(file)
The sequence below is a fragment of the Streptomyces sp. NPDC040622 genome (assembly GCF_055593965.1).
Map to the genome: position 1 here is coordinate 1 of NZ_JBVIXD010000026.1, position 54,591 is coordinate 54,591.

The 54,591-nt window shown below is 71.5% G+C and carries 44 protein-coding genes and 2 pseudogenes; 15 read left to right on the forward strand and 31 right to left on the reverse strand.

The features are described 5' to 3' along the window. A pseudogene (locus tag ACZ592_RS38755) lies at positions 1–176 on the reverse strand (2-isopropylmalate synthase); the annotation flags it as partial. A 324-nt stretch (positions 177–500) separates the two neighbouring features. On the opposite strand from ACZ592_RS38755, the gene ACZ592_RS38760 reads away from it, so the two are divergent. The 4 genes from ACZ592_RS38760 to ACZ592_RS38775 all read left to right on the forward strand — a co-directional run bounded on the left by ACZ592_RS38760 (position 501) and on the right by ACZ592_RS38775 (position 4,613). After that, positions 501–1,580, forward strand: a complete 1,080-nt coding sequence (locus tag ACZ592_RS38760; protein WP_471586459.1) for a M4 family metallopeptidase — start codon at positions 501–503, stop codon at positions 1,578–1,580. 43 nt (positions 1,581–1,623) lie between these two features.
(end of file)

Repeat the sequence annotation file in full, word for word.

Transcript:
The sequence below is a fragment of the Streptomyces sp. NPDC040622 genome (assembly GCF_055593965.1).
Map to the genome: position 1 here is coordinate 1 of NZ_JBVIXD010000026.1, position 54,591 is coordinate 54,591.

The 54,591-nt window shown below is 71.5% G+C and carries 44 protein-coding genes and 2 pseudogenes; 15 read left to right on the forward strand and 31 right to left on the reverse strand.

The features are described 5' to 3' along the window. A pseudogene (locus tag ACZ592_RS38755) lies at positions 1–176 on the reverse strand (2-isopropylmalate synthase); the annotation flags it as partial. A 324-nt stretch (positions 177–500) separates the two neighbouring features. On the opposite strand from ACZ592_RS38755, the gene ACZ592_RS38760 reads away from it, so the two are divergent. The 4 genes from ACZ592_RS38760 to ACZ592_RS38775 all read left to right on the forward strand — a co-directional run bounded on the left by ACZ592_RS38760 (position 501) and on the right by ACZ592_RS38775 (position 4,613). After that, positions 501–1,580, forward strand: a complete 1,080-nt coding sequence (locus tag ACZ592_RS38760; protein WP_471586459.1) for a M4 family metallopeptidase — start codon at positions 501–503, stop codon at positions 1,578–1,580. 43 nt (positions 1,581–1,623) lie between these two features.